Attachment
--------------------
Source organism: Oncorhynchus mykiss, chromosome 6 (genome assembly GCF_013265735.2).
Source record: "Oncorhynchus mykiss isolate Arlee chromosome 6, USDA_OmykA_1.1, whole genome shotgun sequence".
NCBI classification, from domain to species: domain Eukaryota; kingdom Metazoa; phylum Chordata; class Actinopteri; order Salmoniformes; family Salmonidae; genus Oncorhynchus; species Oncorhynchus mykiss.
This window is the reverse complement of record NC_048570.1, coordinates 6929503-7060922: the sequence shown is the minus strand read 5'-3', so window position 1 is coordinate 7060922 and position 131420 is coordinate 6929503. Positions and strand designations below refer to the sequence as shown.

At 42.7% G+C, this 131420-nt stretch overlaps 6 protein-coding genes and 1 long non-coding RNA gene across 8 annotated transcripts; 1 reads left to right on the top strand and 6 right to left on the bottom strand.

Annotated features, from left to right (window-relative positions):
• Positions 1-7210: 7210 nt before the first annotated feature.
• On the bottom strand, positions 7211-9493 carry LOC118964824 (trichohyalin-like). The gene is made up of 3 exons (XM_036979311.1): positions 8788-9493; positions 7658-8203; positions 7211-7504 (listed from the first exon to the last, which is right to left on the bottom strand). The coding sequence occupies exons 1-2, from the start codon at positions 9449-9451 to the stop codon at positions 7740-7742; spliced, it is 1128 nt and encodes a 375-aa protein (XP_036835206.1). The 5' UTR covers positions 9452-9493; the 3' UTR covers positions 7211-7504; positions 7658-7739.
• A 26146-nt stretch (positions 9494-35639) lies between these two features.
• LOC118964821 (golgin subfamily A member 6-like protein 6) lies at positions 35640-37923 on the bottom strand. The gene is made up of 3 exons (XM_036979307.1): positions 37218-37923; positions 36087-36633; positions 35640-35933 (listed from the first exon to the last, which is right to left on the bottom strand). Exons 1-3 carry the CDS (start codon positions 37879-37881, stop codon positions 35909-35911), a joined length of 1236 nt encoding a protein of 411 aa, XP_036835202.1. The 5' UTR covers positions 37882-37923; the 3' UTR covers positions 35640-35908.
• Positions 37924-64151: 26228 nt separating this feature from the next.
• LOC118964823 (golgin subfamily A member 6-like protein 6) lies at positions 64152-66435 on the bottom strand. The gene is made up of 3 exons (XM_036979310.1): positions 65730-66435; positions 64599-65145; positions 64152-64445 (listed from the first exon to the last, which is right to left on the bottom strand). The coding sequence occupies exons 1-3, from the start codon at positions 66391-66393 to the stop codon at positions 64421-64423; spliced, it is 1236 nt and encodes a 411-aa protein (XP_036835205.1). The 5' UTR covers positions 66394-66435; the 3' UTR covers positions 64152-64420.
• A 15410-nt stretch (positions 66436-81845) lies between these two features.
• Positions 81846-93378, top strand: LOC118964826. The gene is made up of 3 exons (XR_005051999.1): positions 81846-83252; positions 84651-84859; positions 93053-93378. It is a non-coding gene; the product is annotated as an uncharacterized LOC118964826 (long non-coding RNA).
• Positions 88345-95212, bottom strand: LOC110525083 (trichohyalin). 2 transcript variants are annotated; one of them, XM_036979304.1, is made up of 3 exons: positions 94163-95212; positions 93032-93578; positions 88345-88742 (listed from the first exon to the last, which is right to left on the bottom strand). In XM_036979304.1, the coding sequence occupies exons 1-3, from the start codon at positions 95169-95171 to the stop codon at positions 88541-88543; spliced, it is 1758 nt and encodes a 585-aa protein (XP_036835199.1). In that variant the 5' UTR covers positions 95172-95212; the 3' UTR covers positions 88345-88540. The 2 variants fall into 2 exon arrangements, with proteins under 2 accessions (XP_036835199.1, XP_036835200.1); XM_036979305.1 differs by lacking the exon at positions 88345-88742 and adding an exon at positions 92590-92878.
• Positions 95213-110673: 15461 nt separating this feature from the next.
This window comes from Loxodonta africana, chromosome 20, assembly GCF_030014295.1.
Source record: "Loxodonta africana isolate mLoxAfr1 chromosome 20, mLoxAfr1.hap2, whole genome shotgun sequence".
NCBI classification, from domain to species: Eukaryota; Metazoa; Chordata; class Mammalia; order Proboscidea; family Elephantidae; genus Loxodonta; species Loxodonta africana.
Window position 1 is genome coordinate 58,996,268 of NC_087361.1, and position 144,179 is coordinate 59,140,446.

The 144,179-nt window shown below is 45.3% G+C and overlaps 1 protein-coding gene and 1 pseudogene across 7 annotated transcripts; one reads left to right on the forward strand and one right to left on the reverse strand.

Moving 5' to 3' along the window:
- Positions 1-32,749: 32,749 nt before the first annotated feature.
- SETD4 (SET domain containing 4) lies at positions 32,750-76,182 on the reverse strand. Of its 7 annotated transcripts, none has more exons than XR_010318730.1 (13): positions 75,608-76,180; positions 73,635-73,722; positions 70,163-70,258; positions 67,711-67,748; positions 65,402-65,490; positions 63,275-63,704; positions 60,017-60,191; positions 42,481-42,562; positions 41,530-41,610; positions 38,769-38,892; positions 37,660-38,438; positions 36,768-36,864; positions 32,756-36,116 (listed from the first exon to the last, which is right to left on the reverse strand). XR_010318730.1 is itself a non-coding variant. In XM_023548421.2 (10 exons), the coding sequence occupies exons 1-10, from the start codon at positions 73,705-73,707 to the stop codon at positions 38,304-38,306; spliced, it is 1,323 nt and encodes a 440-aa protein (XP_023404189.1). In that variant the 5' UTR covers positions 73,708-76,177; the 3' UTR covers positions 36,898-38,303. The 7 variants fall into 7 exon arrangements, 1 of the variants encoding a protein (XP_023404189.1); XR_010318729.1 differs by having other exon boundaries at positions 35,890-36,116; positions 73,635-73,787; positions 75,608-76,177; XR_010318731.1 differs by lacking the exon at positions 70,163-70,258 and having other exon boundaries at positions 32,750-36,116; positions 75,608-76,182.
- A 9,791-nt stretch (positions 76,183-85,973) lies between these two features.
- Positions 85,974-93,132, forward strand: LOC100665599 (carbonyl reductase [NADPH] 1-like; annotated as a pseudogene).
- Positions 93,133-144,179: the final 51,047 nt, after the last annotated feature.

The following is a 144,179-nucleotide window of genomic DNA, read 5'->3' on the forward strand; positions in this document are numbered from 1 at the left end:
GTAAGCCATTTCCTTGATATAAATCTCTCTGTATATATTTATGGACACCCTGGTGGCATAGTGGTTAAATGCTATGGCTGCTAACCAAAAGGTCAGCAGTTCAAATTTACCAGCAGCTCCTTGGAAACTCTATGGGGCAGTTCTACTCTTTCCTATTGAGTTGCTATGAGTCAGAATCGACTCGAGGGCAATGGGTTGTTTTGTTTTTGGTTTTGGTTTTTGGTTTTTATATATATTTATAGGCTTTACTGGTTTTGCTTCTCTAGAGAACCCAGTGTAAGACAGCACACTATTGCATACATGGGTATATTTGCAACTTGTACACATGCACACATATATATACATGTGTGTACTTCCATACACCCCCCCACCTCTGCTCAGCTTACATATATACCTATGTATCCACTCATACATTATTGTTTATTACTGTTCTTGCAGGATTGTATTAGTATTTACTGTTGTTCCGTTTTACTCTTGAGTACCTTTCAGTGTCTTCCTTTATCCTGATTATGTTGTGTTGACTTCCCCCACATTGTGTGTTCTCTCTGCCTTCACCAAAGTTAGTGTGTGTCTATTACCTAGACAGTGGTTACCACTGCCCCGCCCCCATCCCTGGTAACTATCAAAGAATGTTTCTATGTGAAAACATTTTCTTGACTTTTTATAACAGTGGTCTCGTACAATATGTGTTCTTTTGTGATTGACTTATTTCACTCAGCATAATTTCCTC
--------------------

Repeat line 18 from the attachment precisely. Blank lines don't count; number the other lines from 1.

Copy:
Source record: "Loxodonta africana isolate mLoxAfr1 chromosome 20, mLoxAfr1.hap2, whole genome shotgun sequence".